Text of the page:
William Loker (wloker@FACULTYPO.CSUCHICO.EDU)
Thu, 17 Oct 1996 13:25:00 PDT
I just want to follow up abit on one aspect of Ron's comments on the
poverty thread ..
We can show that there have
been and are humans living in what looks to us on first glance as
without much in the way of material goods, and yet who lead fully human
rich in kinship and other social interactions, rich in language,
humor, and folklore, which means that "poverty" is relative within a
economic, and political context (which may be quite far-reaching, in some
In the widely used ethnographic film, N!ai, biography of a !Kung woman,
N!ai states that "before the white people came [that is before they were
restricted to a reservation] we were not poor, we travelled where our
hearts wanted to go ..." This is a good point of departure for
discussing in a classroom the fact that poverty is a social and cultural
construction. In fact it is to a certain extent a "state of min." Were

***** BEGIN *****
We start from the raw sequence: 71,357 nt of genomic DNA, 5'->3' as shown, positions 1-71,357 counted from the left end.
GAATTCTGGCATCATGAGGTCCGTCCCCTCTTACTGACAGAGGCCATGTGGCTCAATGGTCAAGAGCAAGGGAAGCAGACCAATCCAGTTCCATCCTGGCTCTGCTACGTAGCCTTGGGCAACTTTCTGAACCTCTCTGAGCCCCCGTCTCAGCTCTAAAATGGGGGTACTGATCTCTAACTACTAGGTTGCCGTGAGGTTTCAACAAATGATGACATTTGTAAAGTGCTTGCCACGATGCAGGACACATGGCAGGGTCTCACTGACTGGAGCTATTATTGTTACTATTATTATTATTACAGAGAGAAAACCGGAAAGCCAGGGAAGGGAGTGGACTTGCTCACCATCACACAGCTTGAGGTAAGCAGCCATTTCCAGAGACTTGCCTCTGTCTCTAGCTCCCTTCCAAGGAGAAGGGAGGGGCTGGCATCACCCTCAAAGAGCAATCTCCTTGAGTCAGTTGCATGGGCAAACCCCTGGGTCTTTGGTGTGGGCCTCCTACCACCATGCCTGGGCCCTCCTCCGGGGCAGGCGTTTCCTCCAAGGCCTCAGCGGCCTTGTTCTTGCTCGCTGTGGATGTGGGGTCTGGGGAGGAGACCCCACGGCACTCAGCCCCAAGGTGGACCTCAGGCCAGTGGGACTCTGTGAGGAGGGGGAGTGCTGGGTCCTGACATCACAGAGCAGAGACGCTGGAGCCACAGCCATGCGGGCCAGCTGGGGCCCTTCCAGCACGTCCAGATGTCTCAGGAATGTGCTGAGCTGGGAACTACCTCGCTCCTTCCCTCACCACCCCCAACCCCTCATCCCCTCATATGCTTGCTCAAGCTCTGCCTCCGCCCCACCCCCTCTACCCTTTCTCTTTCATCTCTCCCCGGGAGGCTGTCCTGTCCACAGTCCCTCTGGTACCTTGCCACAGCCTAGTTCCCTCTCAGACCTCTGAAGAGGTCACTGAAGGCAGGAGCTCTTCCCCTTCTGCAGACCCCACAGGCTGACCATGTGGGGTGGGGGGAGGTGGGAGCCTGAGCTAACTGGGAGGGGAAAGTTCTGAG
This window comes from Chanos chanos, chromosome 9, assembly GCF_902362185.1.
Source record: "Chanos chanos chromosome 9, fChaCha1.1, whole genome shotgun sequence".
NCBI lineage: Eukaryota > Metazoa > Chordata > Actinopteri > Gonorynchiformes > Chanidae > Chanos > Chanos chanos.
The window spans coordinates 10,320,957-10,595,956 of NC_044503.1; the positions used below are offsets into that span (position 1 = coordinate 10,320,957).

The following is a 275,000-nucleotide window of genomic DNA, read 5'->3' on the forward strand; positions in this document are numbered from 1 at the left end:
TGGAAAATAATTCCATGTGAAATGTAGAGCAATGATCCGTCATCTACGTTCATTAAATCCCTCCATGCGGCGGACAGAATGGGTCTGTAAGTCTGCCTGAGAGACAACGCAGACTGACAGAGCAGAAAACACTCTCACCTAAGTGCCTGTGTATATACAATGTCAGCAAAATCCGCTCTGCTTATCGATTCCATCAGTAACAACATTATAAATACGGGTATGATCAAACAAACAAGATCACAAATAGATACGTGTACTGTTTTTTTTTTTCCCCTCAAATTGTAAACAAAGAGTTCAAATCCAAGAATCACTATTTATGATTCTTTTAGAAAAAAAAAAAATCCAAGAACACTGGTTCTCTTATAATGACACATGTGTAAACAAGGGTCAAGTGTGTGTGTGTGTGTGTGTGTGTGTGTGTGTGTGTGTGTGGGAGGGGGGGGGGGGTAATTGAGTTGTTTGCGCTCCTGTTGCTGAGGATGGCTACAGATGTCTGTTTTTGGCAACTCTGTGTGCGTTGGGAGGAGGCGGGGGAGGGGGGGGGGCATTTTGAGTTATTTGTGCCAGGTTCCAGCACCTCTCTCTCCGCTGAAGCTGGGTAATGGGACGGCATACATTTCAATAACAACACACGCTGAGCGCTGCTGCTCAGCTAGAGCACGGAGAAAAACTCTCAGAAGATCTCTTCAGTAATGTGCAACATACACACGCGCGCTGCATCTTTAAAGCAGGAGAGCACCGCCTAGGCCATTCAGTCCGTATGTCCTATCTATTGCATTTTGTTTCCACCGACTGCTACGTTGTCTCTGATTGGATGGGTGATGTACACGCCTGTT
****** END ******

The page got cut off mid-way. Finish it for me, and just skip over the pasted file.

the !Kung wealthy or non-por before reservation and poorer afterwards.
In fact, they have more access to material goods *after* reservation
than before (radios, blankets, etc). They are poor now because they have
been forcibly incorporated intoa stratified society, at the bottom of
that society. Now they know they are materially deprived, relative to
others inthat society. Hence they experience poverty. I guess that
notion of relative deprivation is still useful.
This is not to mention the "poverty of spirit" that may characterize
their new lifestyle (new at the time of that video) as they undergo the
depressing but oft-repeated processes of deculturation and acculturation.
Hopefully they will be able to retain significant portions of their
culture (worldview, satisfying social relationships, etc) to achieve some
sense of psychological satisfaction in this difficult period of
adaptation and resistance to the state.
Lost my train of thought. I'll post this and look for your comments.
University of North Florida